It’s turning into a busy week for Massive Open Online Course (MOOC) providers, and the tech companies that love them — particularly Google. Udacity co-founder and CEO Sebastian Thrun and California Lt. Governor Gavin Newsom announced the Open Education Alliance, a consortium of online organizations dedicated to closing the skills gap, developing standards for career readiness and providing the content that will help get students ready for the workforce. Google and AT&T are some of the names already endorsing the Alliance, while rumors have been circling that Coursera and other MOOC providers are on board as well. However, at this point who will be participating and what it could mean for education is still up in the air. It’s an alliance-in-progress.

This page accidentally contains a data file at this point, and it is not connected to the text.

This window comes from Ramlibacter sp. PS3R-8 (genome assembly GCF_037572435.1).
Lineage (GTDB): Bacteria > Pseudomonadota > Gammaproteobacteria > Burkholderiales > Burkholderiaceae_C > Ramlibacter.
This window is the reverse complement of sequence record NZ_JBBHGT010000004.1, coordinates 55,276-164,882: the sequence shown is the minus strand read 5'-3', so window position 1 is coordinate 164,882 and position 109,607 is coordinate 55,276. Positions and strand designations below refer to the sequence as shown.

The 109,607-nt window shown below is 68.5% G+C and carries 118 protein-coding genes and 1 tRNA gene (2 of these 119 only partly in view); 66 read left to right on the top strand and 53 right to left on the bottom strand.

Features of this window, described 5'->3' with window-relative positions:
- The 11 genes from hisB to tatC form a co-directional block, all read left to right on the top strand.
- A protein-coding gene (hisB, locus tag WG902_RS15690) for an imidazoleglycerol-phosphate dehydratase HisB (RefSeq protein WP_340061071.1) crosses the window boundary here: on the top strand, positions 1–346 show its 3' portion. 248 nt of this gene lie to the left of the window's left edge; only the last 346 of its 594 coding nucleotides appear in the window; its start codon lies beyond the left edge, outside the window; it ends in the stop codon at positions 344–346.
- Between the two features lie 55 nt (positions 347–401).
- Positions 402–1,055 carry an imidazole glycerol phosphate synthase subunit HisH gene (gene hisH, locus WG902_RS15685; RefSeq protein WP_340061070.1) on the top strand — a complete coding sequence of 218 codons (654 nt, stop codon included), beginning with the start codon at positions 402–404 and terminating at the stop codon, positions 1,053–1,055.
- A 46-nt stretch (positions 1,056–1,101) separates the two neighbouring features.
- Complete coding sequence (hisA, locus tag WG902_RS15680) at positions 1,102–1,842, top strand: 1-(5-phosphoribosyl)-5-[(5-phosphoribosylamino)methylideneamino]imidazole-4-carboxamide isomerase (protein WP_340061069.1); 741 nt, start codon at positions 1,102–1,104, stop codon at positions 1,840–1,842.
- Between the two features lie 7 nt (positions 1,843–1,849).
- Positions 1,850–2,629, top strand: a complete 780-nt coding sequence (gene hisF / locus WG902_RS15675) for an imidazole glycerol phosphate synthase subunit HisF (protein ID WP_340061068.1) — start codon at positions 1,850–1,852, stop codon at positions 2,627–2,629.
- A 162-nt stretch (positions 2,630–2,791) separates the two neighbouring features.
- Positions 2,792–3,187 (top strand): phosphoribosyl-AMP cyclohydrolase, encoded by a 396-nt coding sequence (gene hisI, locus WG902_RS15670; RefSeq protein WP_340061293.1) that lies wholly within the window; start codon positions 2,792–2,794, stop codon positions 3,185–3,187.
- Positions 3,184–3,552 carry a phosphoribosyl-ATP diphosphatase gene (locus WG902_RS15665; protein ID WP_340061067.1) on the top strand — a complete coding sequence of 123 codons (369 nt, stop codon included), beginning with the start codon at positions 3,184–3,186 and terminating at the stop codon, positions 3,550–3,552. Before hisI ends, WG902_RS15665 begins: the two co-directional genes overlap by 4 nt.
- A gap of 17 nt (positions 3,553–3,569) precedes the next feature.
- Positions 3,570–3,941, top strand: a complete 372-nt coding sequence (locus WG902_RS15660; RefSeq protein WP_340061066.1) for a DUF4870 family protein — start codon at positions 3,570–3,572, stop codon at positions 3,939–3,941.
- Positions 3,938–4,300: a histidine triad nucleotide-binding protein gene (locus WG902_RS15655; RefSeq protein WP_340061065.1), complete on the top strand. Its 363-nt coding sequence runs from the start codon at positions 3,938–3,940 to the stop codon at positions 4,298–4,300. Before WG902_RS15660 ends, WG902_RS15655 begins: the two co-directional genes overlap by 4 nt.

Google also took another big step into the open courseware game, announcing a new partnership with edX — the Harvard and MIT-backed, non-profit organization that currently stands as one of the Big Three MOOC Providers, along with Udacity and Coursera. Together, the two companies plan to launch MOOC.org, a site that will allow teachers, businesses — and really anyone — to create their own digital course and share it with the world. As of now, the site is slated for launch in the first half of 2014.
For edX, MOOC.org represents another step towards going beyond the boundaries of its current model, which includes partnership with institutions like Harvard, MIT, Stanford and other elite universities. In April, the organization merged with Stanford University-based startup Class2Go to build an open-source version of its platform that can be used by any institution around the globe. The goal has been to allow developers access to edX’s code to allow any institution to host and distribute digital courses for on-campus and distance learners — both online and offline — and create better ways to collect student data.